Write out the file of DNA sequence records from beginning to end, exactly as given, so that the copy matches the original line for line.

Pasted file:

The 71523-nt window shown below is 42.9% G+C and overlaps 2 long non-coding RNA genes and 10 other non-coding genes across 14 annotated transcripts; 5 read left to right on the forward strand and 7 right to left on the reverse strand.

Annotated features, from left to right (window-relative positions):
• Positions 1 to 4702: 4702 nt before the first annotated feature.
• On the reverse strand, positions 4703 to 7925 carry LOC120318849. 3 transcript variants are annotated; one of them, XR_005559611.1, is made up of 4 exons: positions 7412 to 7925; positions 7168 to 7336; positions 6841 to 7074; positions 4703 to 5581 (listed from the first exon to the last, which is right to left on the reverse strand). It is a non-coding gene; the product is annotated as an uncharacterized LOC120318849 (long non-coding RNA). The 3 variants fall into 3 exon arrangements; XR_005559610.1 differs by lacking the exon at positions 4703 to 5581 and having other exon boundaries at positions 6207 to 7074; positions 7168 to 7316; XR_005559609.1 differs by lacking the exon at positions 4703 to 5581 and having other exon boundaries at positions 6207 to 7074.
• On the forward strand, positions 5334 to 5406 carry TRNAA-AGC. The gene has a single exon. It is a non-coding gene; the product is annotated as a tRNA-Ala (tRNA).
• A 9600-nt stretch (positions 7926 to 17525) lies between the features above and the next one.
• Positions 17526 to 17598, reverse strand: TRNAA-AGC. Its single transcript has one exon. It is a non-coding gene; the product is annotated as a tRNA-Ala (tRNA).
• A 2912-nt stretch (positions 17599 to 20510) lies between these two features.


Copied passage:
The 71523-nt window shown below is 42.9% G+C and overlaps 2 long non-coding RNA genes and 10 other non-coding genes across 14 annotated transcripts; 5 read left to right on the forward strand and 7 right to left on the reverse strand.

Annotated features, from left to right (window-relative positions):
• Positions 1 to 4702: 4702 nt before the first annotated feature.
• On the reverse strand, positions 4703 to 7925 carry LOC120318849. 3 transcript variants are annotated; one of them, XR_005559611.1, is made up of 4 exons: positions 7412 to 7925; positions 7168 to 7336; positions 6841 to 7074; positions 4703 to 5581 (listed from the first exon to the last, which is right to left on the reverse strand). It is a non-coding gene; the product is annotated as an uncharacterized LOC120318849 (long non-coding RNA). The 3 variants fall into 3 exon arrangements; XR_005559610.1 differs by lacking the exon at positions 4703 to 5581 and having other exon boundaries at positions 6207 to 7074; positions 7168 to 7316; XR_005559609.1 differs by lacking the exon at positions 4703 to 5581 and having other exon boundaries at positions 6207 to 7074.
• On the forward strand, positions 5334 to 5406 carry TRNAA-AGC. The gene has a single exon. It is a non-coding gene; the product is annotated as a tRNA-Ala (tRNA).
• A 9600-nt stretch (positions 7926 to 17525) lies between the features above and the next one.
• Positions 17526 to 17598, reverse strand: TRNAA-AGC. Its single transcript has one exon. It is a non-coding gene; the product is annotated as a tRNA-Ala (tRNA).
• A 2912-nt stretch (positions 17599 to 20510) lies between these two features.